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Sentinel Node Mapping Feasible For Lung Cancers


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NEW YORK AUG 25, 2004 (Reuters Health) - Although technically challenging, lymphatic mapping and sentinel lymphadenectomy can be successfully performed in primary and metastatic pulmonary malignancies. Moreover, such testing provides important prognostic information, researchers report in the August issue of the Archives of Surgery.

Dr. Donald L. Morton and colleagues from St. John's Health Center in Santa Monica, California, reviewed the use of sentinel node mapping in 67 patients who underwent lung tumor resection at their institution. The group consisted of 28 patients with primary lung cancers and 39 with metastatic lung lesions.

Lymphatic mapping and sentinel node excision was successfully performed in all patients, the researchers report. The median number of nodes identified by dye alone was 2 and with dye plus radiocolloid, the figure was 4.

Sixty-nine percent of sentinel nodes were N1 and 31% were N2, the investigators note. In 3 of 24 cases, a lower lobe lesion drained to an upper mediastinal node.

Nodal metastases were observed in 11 patients with a primary lung tumor (39%) and in 8 patients with lung metastases (21%), the authors point out. Of the 11 primary tumor patients, only one did not have sentinel node involvement.

Among the 33 patients with metastatic melanoma, the authors found that sentinel node involvement predicted no survival at 2 years. In contrast, without such involvement, the 2-year survival rate was 48%.

Overall, the approach is feasible and accurate in such patients, the investigators conclude, and "when combined with modern techniques in pathology, it will prove to be a practical method of improving lymphatic staging in primary lung cancer."

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MJ, thanks for posting this. I worked for Dr. Morton's research institute (the John Wayne Cancer Institute at St. John's in Santa Monica) for a couple of years. He is a pioneer in cancer vaccines and other things, and leads a team of great researchers. Much of his early work involved malignant melanoma.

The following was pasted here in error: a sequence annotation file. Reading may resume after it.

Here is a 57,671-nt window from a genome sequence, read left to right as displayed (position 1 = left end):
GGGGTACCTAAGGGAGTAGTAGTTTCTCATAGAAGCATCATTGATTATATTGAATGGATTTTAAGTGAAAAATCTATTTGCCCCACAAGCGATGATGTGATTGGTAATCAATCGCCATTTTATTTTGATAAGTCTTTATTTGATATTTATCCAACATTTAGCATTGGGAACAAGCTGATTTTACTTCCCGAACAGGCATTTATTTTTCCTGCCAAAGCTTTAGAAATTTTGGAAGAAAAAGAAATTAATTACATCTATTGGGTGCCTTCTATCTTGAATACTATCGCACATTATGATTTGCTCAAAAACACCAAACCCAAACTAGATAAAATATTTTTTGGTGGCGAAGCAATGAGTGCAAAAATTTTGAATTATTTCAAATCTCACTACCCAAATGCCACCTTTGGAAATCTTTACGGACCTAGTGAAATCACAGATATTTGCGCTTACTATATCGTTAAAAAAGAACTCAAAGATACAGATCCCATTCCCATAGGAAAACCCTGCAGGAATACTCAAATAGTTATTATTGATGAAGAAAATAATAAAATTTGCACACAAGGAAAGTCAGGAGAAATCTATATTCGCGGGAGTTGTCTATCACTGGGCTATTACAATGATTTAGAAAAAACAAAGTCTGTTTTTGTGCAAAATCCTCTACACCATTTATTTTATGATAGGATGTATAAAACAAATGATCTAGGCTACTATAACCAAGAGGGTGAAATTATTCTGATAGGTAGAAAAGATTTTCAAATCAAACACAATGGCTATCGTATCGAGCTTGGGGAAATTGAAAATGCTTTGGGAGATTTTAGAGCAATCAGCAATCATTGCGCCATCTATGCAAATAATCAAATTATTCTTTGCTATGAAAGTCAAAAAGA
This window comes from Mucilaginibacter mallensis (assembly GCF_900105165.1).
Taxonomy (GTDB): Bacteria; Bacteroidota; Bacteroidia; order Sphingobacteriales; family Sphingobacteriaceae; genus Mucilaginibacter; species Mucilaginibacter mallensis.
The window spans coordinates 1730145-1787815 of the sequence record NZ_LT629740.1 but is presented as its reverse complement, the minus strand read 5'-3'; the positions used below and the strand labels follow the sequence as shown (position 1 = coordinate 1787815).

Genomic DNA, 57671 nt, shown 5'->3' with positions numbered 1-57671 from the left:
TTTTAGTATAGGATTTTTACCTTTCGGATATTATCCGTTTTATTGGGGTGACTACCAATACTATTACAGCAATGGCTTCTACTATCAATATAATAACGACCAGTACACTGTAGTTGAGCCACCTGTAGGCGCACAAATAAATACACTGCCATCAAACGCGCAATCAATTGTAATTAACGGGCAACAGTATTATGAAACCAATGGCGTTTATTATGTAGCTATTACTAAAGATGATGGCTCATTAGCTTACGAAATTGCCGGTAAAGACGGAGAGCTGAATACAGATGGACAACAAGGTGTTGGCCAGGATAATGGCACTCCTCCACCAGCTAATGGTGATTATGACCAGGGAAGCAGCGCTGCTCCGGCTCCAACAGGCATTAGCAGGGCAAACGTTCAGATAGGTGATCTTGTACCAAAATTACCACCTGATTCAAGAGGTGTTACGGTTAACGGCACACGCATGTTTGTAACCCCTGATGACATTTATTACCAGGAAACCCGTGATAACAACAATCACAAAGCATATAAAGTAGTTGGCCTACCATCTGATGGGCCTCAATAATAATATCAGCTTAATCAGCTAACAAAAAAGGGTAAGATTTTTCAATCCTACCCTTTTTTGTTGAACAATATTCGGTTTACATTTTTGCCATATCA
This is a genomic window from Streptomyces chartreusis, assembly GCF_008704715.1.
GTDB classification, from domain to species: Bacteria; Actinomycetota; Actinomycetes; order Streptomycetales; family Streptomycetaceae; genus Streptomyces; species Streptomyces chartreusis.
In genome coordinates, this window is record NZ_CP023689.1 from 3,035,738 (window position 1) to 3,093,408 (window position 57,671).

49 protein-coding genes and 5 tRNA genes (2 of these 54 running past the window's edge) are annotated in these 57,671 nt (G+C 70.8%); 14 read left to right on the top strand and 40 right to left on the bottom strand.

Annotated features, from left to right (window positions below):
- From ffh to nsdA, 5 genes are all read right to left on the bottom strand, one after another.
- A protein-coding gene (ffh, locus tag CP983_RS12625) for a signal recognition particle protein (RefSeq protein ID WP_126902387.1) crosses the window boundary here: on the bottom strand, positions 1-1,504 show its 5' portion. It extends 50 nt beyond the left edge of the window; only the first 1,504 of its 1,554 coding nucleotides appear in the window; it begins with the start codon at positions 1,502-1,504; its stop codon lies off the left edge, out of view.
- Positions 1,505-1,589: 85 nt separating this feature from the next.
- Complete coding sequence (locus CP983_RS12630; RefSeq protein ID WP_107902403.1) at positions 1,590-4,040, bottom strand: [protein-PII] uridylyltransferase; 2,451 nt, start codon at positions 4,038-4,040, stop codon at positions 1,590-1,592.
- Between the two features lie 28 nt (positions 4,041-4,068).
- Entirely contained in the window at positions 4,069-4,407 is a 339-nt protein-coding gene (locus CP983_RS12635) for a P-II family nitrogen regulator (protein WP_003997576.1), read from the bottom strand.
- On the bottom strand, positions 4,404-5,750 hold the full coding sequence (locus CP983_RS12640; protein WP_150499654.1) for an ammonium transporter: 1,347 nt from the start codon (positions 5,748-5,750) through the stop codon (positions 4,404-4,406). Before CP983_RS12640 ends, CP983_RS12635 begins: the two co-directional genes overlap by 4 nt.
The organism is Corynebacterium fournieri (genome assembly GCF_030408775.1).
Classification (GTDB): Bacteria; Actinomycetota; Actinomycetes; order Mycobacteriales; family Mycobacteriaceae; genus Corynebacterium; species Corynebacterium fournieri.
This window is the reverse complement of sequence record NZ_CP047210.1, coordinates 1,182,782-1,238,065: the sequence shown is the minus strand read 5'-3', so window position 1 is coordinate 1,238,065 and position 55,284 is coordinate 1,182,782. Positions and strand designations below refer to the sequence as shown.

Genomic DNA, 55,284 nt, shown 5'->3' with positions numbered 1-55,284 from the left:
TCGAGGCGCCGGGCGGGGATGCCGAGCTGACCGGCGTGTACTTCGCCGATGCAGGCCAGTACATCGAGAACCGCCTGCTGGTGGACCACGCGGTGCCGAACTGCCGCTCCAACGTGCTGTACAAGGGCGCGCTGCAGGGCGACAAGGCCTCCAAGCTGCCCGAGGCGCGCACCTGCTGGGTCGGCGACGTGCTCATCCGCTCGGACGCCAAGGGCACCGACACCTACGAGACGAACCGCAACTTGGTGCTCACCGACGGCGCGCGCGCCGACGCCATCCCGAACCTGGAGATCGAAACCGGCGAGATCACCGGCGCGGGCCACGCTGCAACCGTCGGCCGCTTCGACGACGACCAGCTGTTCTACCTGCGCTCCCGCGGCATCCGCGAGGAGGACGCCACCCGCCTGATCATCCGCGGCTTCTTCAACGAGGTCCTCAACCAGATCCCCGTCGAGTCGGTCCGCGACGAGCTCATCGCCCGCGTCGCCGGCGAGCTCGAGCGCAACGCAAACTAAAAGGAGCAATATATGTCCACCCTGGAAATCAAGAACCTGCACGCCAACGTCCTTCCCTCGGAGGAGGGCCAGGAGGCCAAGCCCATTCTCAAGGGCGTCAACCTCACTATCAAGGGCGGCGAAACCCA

Back when I worked there, they were coordinating the national sentinal node study for breast cancer. That has resulted in doctors everywhere now being able to see, in breast cancer patients, which lymph nodes cancer has spread to and which it has not, thus saving healthy lymph nodes and taking out only ones that need to be removed. (Removing lymph nodes that still work is not good!) I'm sure it also was good for helping doctors and patients make decisions about other treatments to have or not to have. I hope this is one more step towards treating lung cancer better, too.


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After reading your post and doing a search on "sentinel nodes", I guess I better understand this article! I still wish that with the paucity of funds going to LC research that more dollars were spent on early detection and CURE--and less on cost effectiveness--which, when it comes down to it, this does impact. I don't mean to put down your friend, since I see that there is a way in many cases, that this might be helpful.


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Well, sentinel node dissection for breast cancer patients has been a positive thing. The most likely node for spread is identified and removed for pathology. It is much less damaging to remove 4 relevant nodes than 25-35 nodes all under your arm to test them all for malignancy.

Those people who have all those nodes removed have life long issues with the risk of lymphadema of that arm.

I had sentinel node surgery for my breast tumor and I am so glad we were able to do that rather than the traditional total lymph node removal and testing.

I think this is a good move for us--it will allow for much more accurate staging and hopefully less problems with draining of lymph fluid once the patient recovers.....anything less invasive and more definitive is a good thing. I hope this really turns out to be the standard of care for lung patients as well as breast patients.


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